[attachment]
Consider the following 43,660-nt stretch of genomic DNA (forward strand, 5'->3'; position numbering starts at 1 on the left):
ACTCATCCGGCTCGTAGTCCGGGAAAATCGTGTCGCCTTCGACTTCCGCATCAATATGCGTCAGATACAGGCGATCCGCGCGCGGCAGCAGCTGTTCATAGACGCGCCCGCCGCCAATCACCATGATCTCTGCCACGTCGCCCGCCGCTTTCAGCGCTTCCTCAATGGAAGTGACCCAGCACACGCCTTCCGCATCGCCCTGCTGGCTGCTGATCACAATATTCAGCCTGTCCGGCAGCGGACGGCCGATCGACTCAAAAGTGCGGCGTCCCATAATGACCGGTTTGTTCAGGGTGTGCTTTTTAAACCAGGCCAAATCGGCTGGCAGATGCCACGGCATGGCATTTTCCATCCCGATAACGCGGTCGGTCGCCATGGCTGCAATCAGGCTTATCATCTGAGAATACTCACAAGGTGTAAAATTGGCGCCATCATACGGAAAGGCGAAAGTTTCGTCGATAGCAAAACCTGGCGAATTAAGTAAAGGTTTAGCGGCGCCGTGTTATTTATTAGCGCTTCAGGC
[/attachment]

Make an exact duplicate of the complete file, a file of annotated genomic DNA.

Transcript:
Consider the following 43,660-nt stretch of genomic DNA (forward strand, 5'->3'; position numbering starts at 1 on the left):
ACTCATCCGGCTCGTAGTCCGGGAAAATCGTGTCGCCTTCGACTTCCGCATCAATATGCGTCAGATACAGGCGATCCGCGCGCGGCAGCAGCTGTTCATAGACGCGCCCGCCGCCAATCACCATGATCTCTGCCACGTCGCCCGCCGCTTTCAGCGCTTCCTCAATGGAAGTGACCCAGCACACGCCTTCCGCATCGCCCTGCTGGCTGCTGATCACAATATTCAGCCTGTCCGGCAGCGGACGGCCGATCGACTCAAAAGTGCGGCGTCCCATAATGACCGGTTTGTTCAGGGTGTGCTTTTTAAACCAGGCCAAATCGGCTGGCAGATGCCACGGCATGGCATTTTCCATCCCGATAACGCGGTCGGTCGCCATGGCTGCAATCAGGCTTATCATCTGAGAATACTCACAAGGTGTAAAATTGGCGCCATCATACGGAAAGGCGAAAGTTTCGTCGATAGCAAAACCTGGCGAATTAAGTAAAGGTTTAGCGGCGCCGTGTTATTTATTAGCGCTTCAGGC